Canary Islands: Firefighters retreat as volcano intensifies

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Saturday September 25, 2021 - 05:25:14 in English News by Mogadishu Times
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    Canary Islands: Firefighters retreat as volcano intensifies

    MAGE SOURCE,EPA image captionVolcanic activity intensified on Friday resulting in more evacuations Firefighters on the Spanish Island of La Palma have retreated due to intensifying volcanic explosions. The Cumbre Vieja volcano started erupting o

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MAGE SOURCE,EPA image captionVolcanic activity intensified on Friday resulting in more evacuations Firefighters on the Spanish Island of La Palma have retreated due to intensifying volcanic explosions. The Cumbre Vieja volcano started erupting on Sunday with thousands evacuated and more than 350 homes destroyed. On Friday, authorities in three more towns told residents to evacuate. A thick plume of smoke now extends four kilometres (2.4 miles) into the air with a number of flights in and out of the airport cancelled. No fatalities have been reported. Volcanic activity increased on Friday and Spanish media is reporting that a new vent has opened up, causing lava to flow. A social media post from the La Palma fire service said firefighters have "withdrawn from the area due to the intensification of explosive phenomena". The firefighters had been conducting preventative work in Todoque neighbourhood. Some 1,000 people in Tajuya, Tacande de Abajo and Tacande de Arriba were told to evacuate on Fridaydue to the intensifying volcanic activity. MAGE SOURCE,EPA image captionHundreds of homes have been destroyed by lava Local flight operator Binter said it had cancelled all flights to La Palma due to the eruption, with Spanish airline Iberia also halting operations in the area. Spanish Prime Minister Pedro Sánchez said on Friday that the cabinet would next week declare the island a "catastrophe zone". The Canary Islands government has already announced a first round of financial aid for people who have lost their homes. 'Miracle house' escapes Canary Islands lava Hundreds more evacuated as La Palma lava nears sea The volcano lies in the south of La Palma island, which is home to around 80,000 people. It last erupted 50 years ago, in 1971. Scientists are unsure how long this eruption will last. A spokesperson for Spain's National Geographic Institute told the BBC that past eruptions on La Palma have lasted between 24 and 84 days.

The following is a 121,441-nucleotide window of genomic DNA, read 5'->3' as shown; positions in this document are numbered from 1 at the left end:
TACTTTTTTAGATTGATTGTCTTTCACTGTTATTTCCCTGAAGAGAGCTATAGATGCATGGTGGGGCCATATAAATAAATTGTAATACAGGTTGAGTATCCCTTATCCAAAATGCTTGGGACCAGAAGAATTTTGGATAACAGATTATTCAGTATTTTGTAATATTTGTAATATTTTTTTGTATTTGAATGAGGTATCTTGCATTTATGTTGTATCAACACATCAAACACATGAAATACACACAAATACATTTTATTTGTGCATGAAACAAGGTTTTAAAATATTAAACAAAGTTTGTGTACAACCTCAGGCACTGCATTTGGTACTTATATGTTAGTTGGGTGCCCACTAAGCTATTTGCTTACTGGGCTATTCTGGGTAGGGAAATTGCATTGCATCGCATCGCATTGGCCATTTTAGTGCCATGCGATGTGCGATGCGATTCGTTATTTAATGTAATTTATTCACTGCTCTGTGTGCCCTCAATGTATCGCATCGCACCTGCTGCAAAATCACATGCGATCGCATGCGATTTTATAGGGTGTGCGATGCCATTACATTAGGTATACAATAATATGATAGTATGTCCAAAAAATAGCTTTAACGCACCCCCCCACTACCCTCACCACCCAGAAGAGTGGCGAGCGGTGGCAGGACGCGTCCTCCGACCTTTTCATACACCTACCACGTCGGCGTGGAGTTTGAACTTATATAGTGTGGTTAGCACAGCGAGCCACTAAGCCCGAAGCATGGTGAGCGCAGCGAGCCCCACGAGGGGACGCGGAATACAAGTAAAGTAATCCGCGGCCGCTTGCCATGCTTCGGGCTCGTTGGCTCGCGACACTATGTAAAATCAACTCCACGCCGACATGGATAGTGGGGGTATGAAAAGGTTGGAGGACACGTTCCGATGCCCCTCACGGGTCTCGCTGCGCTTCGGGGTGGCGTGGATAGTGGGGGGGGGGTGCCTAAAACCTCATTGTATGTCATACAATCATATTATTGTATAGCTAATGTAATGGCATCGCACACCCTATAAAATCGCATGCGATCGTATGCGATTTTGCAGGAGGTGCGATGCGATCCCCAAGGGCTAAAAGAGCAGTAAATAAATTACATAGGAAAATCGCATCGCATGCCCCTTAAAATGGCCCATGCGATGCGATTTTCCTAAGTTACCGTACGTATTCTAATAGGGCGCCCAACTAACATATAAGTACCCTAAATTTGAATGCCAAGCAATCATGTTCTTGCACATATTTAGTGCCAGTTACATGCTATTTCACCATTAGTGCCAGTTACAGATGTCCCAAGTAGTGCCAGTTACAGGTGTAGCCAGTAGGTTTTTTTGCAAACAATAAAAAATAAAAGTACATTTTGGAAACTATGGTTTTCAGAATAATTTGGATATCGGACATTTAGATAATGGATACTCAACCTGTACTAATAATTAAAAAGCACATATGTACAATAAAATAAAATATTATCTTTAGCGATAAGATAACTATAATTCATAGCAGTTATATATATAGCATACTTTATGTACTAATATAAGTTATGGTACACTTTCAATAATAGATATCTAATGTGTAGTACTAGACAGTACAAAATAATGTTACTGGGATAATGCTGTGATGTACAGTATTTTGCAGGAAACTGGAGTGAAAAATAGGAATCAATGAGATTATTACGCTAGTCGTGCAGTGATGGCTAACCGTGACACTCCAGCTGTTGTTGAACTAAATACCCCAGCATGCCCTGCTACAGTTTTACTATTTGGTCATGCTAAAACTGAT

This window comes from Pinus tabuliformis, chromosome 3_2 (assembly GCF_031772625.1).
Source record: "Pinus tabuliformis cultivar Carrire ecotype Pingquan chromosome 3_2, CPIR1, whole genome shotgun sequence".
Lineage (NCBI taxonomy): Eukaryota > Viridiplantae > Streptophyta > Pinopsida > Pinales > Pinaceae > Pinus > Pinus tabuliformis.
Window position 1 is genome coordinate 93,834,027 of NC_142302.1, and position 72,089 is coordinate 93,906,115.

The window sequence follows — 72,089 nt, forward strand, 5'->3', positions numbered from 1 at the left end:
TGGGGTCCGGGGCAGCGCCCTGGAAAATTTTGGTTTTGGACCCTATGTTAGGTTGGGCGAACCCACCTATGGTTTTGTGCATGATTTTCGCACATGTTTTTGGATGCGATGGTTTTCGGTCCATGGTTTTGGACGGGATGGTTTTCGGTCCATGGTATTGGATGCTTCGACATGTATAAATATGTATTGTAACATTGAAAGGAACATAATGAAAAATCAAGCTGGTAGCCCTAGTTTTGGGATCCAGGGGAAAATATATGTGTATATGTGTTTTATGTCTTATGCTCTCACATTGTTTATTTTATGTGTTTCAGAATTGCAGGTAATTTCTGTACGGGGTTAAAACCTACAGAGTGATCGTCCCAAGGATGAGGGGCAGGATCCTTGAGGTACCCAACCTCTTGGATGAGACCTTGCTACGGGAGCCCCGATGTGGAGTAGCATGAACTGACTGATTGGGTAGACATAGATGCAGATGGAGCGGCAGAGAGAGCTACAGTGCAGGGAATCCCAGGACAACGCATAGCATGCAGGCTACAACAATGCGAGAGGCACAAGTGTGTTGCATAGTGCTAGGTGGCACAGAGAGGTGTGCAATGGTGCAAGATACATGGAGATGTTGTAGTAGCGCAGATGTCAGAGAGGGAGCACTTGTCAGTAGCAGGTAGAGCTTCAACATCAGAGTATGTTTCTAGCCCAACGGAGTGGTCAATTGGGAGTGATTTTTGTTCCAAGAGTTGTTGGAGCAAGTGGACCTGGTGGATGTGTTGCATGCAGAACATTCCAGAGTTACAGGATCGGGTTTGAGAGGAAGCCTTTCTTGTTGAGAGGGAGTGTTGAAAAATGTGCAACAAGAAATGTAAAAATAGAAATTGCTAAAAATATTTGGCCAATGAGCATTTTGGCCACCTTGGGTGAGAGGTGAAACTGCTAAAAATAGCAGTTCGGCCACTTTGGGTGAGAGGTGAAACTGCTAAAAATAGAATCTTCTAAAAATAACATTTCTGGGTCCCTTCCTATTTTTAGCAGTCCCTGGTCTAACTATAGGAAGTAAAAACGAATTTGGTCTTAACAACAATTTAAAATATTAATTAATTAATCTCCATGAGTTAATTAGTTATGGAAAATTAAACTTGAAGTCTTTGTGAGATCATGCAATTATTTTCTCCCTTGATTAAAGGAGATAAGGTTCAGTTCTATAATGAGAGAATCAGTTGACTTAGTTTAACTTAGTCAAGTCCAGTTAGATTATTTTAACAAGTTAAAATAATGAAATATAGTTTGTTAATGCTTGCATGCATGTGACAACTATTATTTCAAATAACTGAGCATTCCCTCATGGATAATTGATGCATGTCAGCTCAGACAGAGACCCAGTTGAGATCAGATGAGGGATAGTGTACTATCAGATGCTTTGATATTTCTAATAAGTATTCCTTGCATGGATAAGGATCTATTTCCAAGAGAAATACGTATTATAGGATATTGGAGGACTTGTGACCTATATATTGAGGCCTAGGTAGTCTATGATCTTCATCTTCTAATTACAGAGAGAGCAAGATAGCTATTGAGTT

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An aerial view shows lava from the volcanoI



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